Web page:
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PN Review 276
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This article is taken from PN Review 17, Volume 7 Number 3, January - February 1981.

Poetry and Politics Roger Scruton

THERE are many ways of enjoying poetry, and many ways of destroying enjoyment through a misplaced didacticism. However, despite Wilde's doctrine that all art is absolutely useless, despite all those conceptions, from Kant to modern expressionism, which have tended to the views that art is 'without purpose', a form of 'play', an activity of 'intuition' divorced from conceptual or instructive aims, it is no more possible now than it has ever been to think of poetry as bearing pleasurable but slight relation to the world. We should beware of taking the many theories that declare the 'uselessness' of poetry too literally. If poetry is useless, it is in the way that friendly conversation is useless; which is to say that it has no purpose besides itself. Friendship is valuable; so too is the conversation through which it finds enactment. But the value of friendship is not an aim which determines every moment of a conversation.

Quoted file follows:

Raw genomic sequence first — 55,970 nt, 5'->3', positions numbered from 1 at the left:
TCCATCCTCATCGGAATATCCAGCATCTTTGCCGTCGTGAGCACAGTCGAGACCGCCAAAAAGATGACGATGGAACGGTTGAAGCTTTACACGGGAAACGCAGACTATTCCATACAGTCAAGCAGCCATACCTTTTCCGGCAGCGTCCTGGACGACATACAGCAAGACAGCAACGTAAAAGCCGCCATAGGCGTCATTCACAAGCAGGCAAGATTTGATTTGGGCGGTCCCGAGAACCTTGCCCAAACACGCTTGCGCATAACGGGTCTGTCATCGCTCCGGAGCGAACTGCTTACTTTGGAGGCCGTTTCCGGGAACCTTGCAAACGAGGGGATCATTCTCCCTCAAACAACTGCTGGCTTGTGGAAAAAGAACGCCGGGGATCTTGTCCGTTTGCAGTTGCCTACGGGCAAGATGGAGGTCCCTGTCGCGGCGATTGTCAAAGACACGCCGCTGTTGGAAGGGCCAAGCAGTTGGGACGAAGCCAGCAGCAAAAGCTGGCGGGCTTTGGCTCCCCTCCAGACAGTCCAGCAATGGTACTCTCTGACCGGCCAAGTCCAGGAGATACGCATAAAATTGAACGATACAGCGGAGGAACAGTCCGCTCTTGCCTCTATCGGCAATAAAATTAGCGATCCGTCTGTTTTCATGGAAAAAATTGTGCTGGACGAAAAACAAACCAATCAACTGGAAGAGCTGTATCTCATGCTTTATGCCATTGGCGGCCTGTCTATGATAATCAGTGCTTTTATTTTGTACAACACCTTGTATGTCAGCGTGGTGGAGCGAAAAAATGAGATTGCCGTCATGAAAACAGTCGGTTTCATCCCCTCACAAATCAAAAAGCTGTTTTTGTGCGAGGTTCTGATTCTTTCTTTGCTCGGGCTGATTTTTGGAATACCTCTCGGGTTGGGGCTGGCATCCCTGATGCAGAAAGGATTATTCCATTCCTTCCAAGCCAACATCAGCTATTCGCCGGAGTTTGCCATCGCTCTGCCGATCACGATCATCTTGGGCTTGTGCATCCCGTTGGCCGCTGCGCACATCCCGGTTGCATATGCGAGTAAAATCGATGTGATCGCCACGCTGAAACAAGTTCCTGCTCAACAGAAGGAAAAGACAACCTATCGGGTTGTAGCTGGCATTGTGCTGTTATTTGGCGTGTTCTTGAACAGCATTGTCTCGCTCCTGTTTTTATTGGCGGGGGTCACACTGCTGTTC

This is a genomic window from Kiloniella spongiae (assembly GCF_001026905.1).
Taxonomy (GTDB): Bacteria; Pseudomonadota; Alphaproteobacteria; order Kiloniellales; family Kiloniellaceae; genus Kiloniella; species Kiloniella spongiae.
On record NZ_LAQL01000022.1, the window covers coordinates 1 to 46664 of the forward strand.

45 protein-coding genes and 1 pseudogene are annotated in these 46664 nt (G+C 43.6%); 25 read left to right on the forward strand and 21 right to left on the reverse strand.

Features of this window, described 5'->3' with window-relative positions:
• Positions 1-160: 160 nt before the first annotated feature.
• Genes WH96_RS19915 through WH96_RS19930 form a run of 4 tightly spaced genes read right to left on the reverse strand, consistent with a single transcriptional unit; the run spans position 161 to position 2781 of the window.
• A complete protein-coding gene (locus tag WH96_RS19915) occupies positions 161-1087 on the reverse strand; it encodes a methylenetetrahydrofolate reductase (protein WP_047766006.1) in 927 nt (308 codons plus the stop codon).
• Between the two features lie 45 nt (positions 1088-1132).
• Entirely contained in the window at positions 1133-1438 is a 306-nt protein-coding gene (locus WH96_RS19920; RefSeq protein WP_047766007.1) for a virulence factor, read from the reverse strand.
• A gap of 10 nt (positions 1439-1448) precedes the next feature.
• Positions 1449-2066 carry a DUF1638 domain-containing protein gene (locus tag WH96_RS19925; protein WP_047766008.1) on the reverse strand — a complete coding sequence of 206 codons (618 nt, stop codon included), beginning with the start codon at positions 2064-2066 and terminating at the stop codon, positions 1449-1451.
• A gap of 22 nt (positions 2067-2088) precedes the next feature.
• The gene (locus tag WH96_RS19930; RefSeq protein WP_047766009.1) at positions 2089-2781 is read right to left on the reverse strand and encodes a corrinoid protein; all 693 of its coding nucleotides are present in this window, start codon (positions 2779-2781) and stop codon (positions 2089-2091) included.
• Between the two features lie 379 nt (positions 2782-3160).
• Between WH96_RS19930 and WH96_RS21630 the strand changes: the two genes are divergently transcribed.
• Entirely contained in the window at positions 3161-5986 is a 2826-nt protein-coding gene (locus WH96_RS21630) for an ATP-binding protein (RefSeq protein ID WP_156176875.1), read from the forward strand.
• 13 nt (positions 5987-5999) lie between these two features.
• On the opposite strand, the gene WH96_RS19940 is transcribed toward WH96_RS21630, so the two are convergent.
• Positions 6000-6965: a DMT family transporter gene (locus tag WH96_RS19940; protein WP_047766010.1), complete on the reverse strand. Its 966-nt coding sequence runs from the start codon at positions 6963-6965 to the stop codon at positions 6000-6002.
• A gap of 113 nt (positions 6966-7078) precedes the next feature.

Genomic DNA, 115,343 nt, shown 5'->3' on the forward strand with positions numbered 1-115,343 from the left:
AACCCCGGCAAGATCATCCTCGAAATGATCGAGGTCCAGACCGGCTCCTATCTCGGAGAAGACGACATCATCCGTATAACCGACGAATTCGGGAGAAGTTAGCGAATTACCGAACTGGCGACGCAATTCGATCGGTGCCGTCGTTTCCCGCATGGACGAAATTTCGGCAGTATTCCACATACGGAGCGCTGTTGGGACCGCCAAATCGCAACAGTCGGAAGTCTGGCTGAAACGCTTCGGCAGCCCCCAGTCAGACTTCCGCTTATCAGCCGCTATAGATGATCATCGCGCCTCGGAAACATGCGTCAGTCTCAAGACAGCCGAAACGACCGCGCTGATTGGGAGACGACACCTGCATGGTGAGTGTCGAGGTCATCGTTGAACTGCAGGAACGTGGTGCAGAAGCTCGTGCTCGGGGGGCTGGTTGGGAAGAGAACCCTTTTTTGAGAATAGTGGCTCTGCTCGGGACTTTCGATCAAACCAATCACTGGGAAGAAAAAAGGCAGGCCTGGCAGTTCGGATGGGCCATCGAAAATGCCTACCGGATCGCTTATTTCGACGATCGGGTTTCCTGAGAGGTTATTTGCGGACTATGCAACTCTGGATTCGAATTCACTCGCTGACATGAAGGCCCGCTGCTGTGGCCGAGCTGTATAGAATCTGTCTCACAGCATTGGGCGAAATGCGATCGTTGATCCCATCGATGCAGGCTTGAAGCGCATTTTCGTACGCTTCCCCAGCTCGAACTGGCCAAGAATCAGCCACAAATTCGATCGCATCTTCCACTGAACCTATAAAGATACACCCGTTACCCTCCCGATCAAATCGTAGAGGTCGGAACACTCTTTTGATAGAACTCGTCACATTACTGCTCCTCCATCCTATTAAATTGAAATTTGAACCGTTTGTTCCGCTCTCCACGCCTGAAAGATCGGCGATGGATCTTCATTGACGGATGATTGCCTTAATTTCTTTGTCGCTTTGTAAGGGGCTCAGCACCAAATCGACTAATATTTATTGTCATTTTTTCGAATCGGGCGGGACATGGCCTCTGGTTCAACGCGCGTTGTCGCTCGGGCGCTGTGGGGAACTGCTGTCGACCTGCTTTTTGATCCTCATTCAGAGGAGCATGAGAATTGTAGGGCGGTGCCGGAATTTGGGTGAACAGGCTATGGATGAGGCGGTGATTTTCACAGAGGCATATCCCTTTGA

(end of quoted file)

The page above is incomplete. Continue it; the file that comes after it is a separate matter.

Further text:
In like manner, art has a value, but this value generates no purpose to be pursued in every artistic gesture. The purposelessness of art is external, like the purposelessness of words in a conversation. But art is as significant as conversation, and owes its significance to the absence of an external use. The difference between poetry and propaganda is like the difference between polite conversation and the bargaining which precedes a contract. Bargaining contains its polite components, but these vanish with the failure of the purpose. They are embellishments, indispensable only because ...

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